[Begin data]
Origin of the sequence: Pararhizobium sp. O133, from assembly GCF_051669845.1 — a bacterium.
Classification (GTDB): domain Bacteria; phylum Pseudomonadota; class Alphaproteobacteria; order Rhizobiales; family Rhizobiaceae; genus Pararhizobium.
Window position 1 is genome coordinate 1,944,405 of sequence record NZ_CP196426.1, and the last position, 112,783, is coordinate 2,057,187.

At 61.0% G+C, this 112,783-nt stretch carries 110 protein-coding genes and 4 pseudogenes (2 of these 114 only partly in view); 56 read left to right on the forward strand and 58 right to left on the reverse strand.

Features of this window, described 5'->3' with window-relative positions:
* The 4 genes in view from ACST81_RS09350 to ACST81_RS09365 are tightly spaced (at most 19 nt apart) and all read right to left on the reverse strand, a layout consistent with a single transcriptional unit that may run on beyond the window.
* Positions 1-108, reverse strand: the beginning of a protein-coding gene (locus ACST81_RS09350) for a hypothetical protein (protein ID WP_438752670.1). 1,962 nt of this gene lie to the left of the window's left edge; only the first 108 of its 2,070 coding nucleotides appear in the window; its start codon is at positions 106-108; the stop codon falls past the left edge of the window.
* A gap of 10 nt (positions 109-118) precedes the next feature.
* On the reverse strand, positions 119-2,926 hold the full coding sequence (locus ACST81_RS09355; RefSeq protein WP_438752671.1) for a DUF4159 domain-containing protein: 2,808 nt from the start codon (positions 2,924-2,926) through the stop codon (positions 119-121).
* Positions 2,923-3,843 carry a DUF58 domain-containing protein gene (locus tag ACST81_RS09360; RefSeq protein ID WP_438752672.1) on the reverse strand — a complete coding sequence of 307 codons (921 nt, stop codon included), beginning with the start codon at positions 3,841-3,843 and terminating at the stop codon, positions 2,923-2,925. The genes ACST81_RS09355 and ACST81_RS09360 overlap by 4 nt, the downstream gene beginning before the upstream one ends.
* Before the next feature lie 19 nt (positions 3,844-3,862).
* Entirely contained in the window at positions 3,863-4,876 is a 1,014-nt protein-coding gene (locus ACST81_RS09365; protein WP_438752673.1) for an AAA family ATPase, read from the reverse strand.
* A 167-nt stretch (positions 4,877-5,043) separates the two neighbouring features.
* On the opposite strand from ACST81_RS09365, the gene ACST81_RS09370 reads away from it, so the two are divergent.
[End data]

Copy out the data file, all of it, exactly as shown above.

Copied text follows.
Origin of the sequence: Pararhizobium sp. O133, from assembly GCF_051669845.1 — a bacterium.
Classification (GTDB): domain Bacteria; phylum Pseudomonadota; class Alphaproteobacteria; order Rhizobiales; family Rhizobiaceae; genus Pararhizobium.
Window position 1 is genome coordinate 1,944,405 of sequence record NZ_CP196426.1, and the last position, 112,783, is coordinate 2,057,187.

At 61.0% G+C, this 112,783-nt stretch carries 110 protein-coding genes and 4 pseudogenes (2 of these 114 only partly in view); 56 read left to right on the forward strand and 58 right to left on the reverse strand.

Features of this window, described 5'->3' with window-relative positions:
* The 4 genes in view from ACST81_RS09350 to ACST81_RS09365 are tightly spaced (at most 19 nt apart) and all read right to left on the reverse strand, a layout consistent with a single transcriptional unit that may run on beyond the window.
* Positions 1-108, reverse strand: the beginning of a protein-coding gene (locus ACST81_RS09350) for a hypothetical protein (protein ID WP_438752670.1). 1,962 nt of this gene lie to the left of the window's left edge; only the first 108 of its 2,070 coding nucleotides appear in the window; its start codon is at positions 106-108; the stop codon falls past the left edge of the window.
* A gap of 10 nt (positions 109-118) precedes the next feature.
* On the reverse strand, positions 119-2,926 hold the full coding sequence (locus ACST81_RS09355; RefSeq protein WP_438752671.1) for a DUF4159 domain-containing protein: 2,808 nt from the start codon (positions 2,924-2,926) through the stop codon (positions 119-121).
* Positions 2,923-3,843 carry a DUF58 domain-containing protein gene (locus tag ACST81_RS09360; RefSeq protein ID WP_438752672.1) on the reverse strand — a complete coding sequence of 307 codons (921 nt, stop codon included), beginning with the start codon at positions 3,841-3,843 and terminating at the stop codon, positions 2,923-2,925. The genes ACST81_RS09355 and ACST81_RS09360 overlap by 4 nt, the downstream gene beginning before the upstream one ends.
* Before the next feature lie 19 nt (positions 3,844-3,862).
* Entirely contained in the window at positions 3,863-4,876 is a 1,014-nt protein-coding gene (locus ACST81_RS09365; protein WP_438752673.1) for an AAA family ATPase, read from the reverse strand.
* A 167-nt stretch (positions 4,877-5,043) separates the two neighbouring features.
* On the opposite strand from ACST81_RS09365, the gene ACST81_RS09370 reads away from it, so the two are divergent.